Assessment

BCS Uses Performance-Based Assessments

In 2008 BCS joined the NY Performance Standards Consortium, a coalition of 32 successful small high schools in New York State that have a performance assessment system which meets and exceeds NYS Learning Standards. In lieu of high-stakes exams, Consortium schools require a series of assessments in academic subject areas that demand concentrated effort over time and prepare students for the rigor of college work. Research has shown that Consortium students graduate at higher rates than the general population of NYC public schools and have greater success than the national average in college, both in their GPAs and in the rate at which they return to college for a second year (Phi Delta Kappan, January 2007).

BCS uses performance-based and portfolio assessment (PBATs) because the kind of learning such assessment promotes is better preparation for college and the world of work. PBATs require students to demonstrate a wide range of skills: read, reason, write, revise, consider, present and defend their individual work to peers and teachers.

What is a PBAT?

BCS has a Regents waiver.  That means that the NYS Board of Regents authorizes our school to graduate students by performance-based assessment. Students must do a minimum of four PBATs (Performance Based Assessment Tasks) in the major subjects (ELA, Social Studies, Math, and Science) during their 11th and 12th grade years.  Student performance is evaluated according to a rubric created by the Performance Standards Consortium.  A PBAT consists of an extensive, original paper written by the student including a presentation and defense of the paper in front of a panel.

Do I take any Regents exams?

Students are required to take and pass one Regents exam – the ELA Regents.  Students take this exam in their 11th grade year.  Although 65 is a passing mark for Regents exams, BCS requires students to re-take the ELA Regents until they achieve a 75.  A grade of at least a 75 is vital so that they do not need to take remedial English if they go to a CUNY college.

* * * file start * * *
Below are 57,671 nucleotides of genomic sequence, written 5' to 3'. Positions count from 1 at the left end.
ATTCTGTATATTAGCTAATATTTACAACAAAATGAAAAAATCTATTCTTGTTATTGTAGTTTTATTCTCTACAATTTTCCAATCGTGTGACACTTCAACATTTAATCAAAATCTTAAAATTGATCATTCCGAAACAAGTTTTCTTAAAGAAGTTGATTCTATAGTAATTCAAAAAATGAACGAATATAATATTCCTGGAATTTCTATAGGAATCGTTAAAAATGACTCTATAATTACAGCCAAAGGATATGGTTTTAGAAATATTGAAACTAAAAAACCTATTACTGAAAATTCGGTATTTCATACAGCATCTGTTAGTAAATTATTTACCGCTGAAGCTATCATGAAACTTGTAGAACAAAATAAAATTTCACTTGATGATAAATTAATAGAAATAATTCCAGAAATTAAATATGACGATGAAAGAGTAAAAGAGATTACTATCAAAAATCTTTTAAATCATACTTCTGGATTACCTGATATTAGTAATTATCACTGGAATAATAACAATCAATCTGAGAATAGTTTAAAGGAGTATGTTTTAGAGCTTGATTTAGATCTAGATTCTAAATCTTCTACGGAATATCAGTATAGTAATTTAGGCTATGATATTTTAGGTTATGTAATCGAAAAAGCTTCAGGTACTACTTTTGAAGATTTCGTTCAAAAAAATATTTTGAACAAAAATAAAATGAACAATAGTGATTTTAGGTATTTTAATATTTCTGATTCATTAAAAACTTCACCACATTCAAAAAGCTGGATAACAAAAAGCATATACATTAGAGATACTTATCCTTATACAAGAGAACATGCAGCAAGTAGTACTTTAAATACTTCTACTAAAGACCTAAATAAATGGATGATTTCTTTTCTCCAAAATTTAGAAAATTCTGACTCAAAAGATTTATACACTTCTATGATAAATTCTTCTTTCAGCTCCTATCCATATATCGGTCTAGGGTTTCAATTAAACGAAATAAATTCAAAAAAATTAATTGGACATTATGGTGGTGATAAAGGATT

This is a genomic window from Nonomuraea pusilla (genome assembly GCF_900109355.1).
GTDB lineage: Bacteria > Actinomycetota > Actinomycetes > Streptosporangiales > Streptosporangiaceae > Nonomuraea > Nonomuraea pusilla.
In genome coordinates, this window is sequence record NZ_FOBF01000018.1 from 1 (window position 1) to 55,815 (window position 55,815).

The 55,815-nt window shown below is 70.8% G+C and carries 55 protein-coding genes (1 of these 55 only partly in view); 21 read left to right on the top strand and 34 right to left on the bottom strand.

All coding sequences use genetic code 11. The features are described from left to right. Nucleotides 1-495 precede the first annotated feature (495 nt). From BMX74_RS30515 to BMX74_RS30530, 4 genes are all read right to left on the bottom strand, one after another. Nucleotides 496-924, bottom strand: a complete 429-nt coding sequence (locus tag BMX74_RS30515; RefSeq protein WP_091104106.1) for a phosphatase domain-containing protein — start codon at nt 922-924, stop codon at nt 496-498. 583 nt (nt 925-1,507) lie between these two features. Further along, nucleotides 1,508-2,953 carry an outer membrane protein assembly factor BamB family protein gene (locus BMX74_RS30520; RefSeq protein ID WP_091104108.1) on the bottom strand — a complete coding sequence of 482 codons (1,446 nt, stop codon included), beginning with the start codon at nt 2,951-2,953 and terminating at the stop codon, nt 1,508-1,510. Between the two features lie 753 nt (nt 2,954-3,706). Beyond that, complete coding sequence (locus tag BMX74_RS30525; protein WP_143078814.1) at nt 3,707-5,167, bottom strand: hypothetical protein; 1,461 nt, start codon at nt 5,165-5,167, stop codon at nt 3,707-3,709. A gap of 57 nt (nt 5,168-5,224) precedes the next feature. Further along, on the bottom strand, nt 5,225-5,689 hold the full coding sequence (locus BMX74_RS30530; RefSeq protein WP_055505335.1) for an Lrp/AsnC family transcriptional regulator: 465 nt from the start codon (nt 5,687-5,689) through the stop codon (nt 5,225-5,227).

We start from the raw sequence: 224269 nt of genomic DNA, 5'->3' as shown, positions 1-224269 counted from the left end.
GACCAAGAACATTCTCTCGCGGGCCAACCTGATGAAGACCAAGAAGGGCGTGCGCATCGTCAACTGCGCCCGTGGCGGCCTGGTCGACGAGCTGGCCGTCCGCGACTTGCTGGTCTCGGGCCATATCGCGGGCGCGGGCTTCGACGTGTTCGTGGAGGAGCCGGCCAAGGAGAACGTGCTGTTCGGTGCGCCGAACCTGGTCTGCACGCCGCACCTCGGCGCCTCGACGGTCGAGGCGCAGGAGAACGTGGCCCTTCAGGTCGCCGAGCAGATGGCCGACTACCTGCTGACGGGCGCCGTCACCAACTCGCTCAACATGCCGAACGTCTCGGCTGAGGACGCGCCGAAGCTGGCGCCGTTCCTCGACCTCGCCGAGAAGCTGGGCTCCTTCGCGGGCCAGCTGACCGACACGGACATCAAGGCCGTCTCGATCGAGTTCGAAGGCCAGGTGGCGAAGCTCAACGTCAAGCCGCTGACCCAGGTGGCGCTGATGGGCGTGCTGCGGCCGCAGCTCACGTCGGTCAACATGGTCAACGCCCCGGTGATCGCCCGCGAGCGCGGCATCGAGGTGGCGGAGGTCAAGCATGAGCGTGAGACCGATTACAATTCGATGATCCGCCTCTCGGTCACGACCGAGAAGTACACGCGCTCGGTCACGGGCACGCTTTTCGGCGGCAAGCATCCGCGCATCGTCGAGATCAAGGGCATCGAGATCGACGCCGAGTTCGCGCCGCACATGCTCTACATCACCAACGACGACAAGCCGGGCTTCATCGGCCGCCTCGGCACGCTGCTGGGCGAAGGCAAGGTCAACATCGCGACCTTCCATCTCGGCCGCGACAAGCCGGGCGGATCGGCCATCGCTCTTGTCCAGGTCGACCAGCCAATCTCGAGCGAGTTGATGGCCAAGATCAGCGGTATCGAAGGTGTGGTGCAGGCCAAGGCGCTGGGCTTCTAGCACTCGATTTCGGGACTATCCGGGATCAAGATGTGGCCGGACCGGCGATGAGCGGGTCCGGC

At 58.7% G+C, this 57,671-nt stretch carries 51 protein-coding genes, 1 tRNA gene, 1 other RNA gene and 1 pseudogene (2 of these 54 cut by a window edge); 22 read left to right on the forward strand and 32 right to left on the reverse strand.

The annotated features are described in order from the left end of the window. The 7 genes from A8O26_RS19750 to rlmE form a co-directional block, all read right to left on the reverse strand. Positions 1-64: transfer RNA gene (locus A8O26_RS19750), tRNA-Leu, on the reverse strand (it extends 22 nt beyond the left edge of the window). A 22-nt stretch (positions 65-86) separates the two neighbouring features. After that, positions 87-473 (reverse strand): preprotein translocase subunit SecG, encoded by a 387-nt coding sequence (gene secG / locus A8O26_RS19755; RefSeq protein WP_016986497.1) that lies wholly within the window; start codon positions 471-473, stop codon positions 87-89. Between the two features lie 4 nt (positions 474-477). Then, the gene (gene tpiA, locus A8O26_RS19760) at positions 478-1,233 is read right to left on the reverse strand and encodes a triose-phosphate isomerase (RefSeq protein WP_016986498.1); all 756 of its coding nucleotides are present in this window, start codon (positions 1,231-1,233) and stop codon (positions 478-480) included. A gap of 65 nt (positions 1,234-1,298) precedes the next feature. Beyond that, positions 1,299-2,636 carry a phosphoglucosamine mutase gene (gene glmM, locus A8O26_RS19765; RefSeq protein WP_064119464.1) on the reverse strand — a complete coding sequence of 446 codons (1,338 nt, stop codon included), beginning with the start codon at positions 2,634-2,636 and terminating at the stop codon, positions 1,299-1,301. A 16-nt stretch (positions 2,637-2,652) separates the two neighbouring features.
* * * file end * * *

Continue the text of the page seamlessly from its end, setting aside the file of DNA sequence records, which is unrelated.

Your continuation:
What grades can I get on a PBAT?

Outstanding – 95; Good – 85; Competent – 75; Needs Revision – No Grade/Revise

Is a PBAT easier than a Regents Exam?

No. Definitely not. They require significant instruction and preparation, high-level reading, writing, thinking, revision, and presentation skills.  PBATs provide much more rigorous preparation because they match the quality and level of work students are expected to produce in college. 

What are the advantages of PBATs?

PBATs and the work that leads up to them prepare you for the tasks students will need to do in college: research, information gathering, application and analysis, presentation, and defense of individual thinking. Many students struggle in college because they cannot manage a college level reading load, cannot write on a college level, and do not feel comfortable expressing themselves in academic discussions.  PBATs develop all of these skills and support young adults in being better prepared for college.

Who sits on my PBAT panel?

Students present to a panel typically composed of their PBAT mentor (the teacher who supervised the writing of the PBAT), a teacher whom they have had before, a teacher whom they may not have had before, a support staff member (Guidance Counselor, Scill, Wanda, Alyce, etc.), some of their peers, family members, and/or an outside evaluator (a guest supporter of the school).

What kind of diploma will I get when I graduate?

Students who complete all the PBAT requirements and pass the ELA Regents receive a NYS Regents Diploma, like any other Regents diploma at any other public high school.

Our 2012 graduates accumulated more than $5 million in college scholarships and grants.

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